\[ M(t) = e^{a t} m(b t) \]
    Proof \[ M(t) = \E\left(e^{tX}\right) = \E\left[e^{t(a + bZ)}\right] = e^{ta} \E\left(e^{t b Z}\right) = e^{a t} m(b t) \]

    Type

    As we noted earlier, two probability distributions that are related by a location-scale transformation can be thought of as governing the same underlying random quantity, but in different physical units. This relationship is important enough to deserve a name.

    Suppose that \( P \) and \( Q \) are probability distributions on \( \R \) with distribution functions \(F\) and \(G\), respectively. Then \( P \) and \( Q \) are of the same type if there exist constants \(a \in \R\) and \(b \in (0, \infty)\) such that \[ F(x) = G \left( \frac{x - a}{b} \right), \quad x \in \R \]

    Being of the same type is an equivalence relation on the collection of probability distributions on \(\R\). That is, if \(P\), \(Q\), and \(R\) are probability distribution on \( \R \) then

    1. \(P\) is the same type as \(P\) (the reflexive property).
    2. If \(P\) is the same type as \(Q\) then \(Q\) is the same type as \(P\) (the symmetric property).
    3. If \(P\) is the same type as \(Q\), and \(Q\) is the same type as \(R\), then \(P\) is the same type as \(R\) (the transitive property).
    Proof

    Let \( F \), \( G \), and \( H \) denote the distribution functions of \( P \), \( Q \), and \( R \) respectively.

    1. This is trivial, of course, since we can take \( a = 0 \) and \( b = 1 \).
    2. Suppose there exists \( a \in \R \) and \( b \in (0, \infty) \) such that \( F(x) = G\left(\frac{x - a}{b}\right) \) for \( x \in \R \). Then \( G(x) = F(a + b x) = F\left(\frac{x - (-a/b)}{1/b}\right) \) for \( x \in \R \).
    3. Suppose there exists \( a, \, c \in \R \) and \( b, \, d \in (0, \infty) \) such that \( F(x) = G\left(\frac{x - a}{b}\right) \) and \( G(x) = H\left(\frac{x - c}{d}\right) \) for \( x \in \R \). Then \( F(x) = H\left(\frac{x - (a + bc)}{bd}\right)\) for \( x \in \R \).

    So, the collection of probability distributions on \( \R \) is partitioned into mutually exclusive equivalence classes, where the distributions in each class are all of the same type.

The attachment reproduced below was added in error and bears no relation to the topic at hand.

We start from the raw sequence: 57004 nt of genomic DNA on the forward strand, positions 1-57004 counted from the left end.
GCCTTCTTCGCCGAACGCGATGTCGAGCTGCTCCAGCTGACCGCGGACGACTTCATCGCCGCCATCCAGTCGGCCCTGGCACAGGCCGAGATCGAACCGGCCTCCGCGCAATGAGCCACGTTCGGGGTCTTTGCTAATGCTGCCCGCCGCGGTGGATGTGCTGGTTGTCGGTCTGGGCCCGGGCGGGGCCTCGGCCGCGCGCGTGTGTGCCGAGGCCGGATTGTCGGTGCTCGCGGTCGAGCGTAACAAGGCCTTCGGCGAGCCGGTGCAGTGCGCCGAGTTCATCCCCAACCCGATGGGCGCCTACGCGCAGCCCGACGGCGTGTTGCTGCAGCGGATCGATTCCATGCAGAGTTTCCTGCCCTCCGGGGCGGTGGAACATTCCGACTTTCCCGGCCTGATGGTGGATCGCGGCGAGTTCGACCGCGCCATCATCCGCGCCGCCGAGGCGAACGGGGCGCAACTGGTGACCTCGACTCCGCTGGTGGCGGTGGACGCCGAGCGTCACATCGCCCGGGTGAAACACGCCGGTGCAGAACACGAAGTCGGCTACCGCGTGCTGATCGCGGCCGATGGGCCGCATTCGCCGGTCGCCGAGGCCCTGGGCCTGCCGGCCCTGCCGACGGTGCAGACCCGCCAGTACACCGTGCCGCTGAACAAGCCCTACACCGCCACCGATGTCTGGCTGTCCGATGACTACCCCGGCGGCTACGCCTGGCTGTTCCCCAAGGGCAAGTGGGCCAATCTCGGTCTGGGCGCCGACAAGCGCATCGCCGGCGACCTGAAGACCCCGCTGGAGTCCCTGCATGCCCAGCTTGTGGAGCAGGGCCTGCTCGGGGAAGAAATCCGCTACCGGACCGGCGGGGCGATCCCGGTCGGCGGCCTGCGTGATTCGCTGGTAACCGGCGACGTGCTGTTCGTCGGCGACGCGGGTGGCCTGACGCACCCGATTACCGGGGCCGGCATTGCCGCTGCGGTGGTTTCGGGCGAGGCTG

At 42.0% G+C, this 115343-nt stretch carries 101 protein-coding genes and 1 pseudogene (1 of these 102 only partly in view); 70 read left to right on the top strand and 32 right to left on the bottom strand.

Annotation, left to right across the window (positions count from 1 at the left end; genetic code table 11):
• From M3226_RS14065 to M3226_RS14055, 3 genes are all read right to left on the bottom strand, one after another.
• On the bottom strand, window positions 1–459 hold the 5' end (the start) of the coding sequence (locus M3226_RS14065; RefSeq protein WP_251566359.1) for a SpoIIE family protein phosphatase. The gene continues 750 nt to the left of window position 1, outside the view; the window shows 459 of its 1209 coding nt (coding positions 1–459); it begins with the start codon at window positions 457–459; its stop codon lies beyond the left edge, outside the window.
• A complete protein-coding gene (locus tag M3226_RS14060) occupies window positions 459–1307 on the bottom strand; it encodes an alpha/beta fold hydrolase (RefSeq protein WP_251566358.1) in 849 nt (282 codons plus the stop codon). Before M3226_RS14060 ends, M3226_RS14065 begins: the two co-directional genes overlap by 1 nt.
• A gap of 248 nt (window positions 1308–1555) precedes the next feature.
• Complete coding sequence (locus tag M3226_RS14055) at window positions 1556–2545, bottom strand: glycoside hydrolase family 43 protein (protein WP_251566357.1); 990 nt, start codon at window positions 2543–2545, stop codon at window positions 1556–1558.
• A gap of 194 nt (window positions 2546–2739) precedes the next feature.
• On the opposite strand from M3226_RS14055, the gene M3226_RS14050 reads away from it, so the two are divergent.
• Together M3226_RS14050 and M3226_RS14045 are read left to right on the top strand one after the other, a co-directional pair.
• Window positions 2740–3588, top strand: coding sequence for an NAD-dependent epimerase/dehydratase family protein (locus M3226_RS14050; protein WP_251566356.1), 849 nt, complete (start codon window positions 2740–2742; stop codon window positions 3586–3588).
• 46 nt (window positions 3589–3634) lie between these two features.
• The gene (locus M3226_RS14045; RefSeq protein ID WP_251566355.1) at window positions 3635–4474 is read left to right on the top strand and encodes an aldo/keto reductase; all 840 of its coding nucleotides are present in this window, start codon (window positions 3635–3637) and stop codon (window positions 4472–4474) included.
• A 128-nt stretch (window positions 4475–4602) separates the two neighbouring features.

Examples and Applications

    Special Distributions

    Many of the special parametric families of distributions studied in this chapter and elsewhere in this text are location and/or scale families.

    The arcsine distribution is a location-scale family.

    The Cauchy distribution is a location-scale family.

    The exponential distribution is a scale family.

    The exponential-logarithmic distribution is a scale family for each value of the shape parameter.

    The extreme value distribution is a location-scale family.

    The gamma distribution is a scale family for each value of the shape parameter.

    The Gompertz distribution is a scale family for each value of the shape parameter.

    The half-normal distribution is a scale family.

    The hyperbolic secant distribution is a location-scale family.

    The Lévy distribution is a location scale family.

    The logistic distribution is a location-scale family.

    The log-logistic distribution is a scale family for each value of the shape parameter.

    The Maxwell distribution is a scale family.

    The normal distribution is a location-scale family.

    The Pareto distribution is a scale family for each value of the shape parameter.

    The Rayleigh distribution is a scale family.

    The semicircle distribution is a location-scale family.

    The triangle distribution is a location-scale family for each value of the shape parameter.

    The uniform distribution on an interval is a location-scale family.

    The U-power distribution is a location-scale family for each value of the shape parameter.

    The Weibull distribution is a scale family for each value of the shape parameter.

    The Wald distribution is a scale family, although in the usual formulation, neither of the parameters is a scale parameter.